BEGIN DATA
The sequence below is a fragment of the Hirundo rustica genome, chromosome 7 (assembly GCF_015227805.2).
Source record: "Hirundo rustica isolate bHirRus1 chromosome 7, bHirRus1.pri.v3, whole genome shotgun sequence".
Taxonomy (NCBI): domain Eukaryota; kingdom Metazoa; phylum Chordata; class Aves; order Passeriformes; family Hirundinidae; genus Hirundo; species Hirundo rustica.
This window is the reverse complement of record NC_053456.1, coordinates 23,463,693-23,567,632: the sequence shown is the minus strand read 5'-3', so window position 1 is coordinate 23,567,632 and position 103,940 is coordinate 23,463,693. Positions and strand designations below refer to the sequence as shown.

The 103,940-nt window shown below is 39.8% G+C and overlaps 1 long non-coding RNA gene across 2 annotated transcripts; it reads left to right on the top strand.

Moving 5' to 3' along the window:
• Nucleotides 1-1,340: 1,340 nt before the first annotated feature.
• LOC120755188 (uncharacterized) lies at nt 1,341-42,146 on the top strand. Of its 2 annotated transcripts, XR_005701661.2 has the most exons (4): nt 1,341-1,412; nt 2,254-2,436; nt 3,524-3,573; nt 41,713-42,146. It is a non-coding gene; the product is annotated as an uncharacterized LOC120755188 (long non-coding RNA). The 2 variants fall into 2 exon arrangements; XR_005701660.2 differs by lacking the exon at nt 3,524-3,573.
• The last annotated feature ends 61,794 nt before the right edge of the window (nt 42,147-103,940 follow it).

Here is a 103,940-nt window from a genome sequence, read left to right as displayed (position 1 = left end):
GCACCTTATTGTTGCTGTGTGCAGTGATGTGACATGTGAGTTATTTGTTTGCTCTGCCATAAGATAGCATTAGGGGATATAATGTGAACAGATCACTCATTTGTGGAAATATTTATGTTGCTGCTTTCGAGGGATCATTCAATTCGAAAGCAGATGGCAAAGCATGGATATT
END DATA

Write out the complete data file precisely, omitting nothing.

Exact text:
The sequence below is a fragment of the Hirundo rustica genome, chromosome 7 (assembly GCF_015227805.2).
Source record: "Hirundo rustica isolate bHirRus1 chromosome 7, bHirRus1.pri.v3, whole genome shotgun sequence".
Taxonomy (NCBI): domain Eukaryota; kingdom Metazoa; phylum Chordata; class Aves; order Passeriformes; family Hirundinidae; genus Hirundo; species Hirundo rustica.
This window is the reverse complement of record NC_053456.1, coordinates 23,463,693-23,567,632: the sequence shown is the minus strand read 5'-3', so window position 1 is coordinate 23,567,632 and position 103,940 is coordinate 23,463,693. Positions and strand designations below refer to the sequence as shown.

The 103,940-nt window shown below is 39.8% G+C and overlaps 1 long non-coding RNA gene across 2 annotated transcripts; it reads left to right on the top strand.

Moving 5' to 3' along the window:
• Nucleotides 1-1,340: 1,340 nt before the first annotated feature.
• LOC120755188 (uncharacterized) lies at nt 1,341-42,146 on the top strand. Of its 2 annotated transcripts, XR_005701661.2 has the most exons (4): nt 1,341-1,412; nt 2,254-2,436; nt 3,524-3,573; nt 41,713-42,146. It is a non-coding gene; the product is annotated as an uncharacterized LOC120755188 (long non-coding RNA). The 2 variants fall into 2 exon arrangements; XR_005701660.2 differs by lacking the exon at nt 3,524-3,573.
• The last annotated feature ends 61,794 nt before the right edge of the window (nt 42,147-103,940 follow it).

Here is a 103,940-nt window from a genome sequence, read left to right as displayed (position 1 = left end):
GCACCTTATTGTTGCTGTGTGCAGTGATGTGACATGTGAGTTATTTGTTTGCTCTGCCATAAGATAGCATTAGGGGATATAATGTGAACAGATCACTCATTTGTGGAAATATTTATGTTGCTGCTTTCGAGGGATCATTCAATTCGAAAGCAGATGGCAAAGCATGGATATT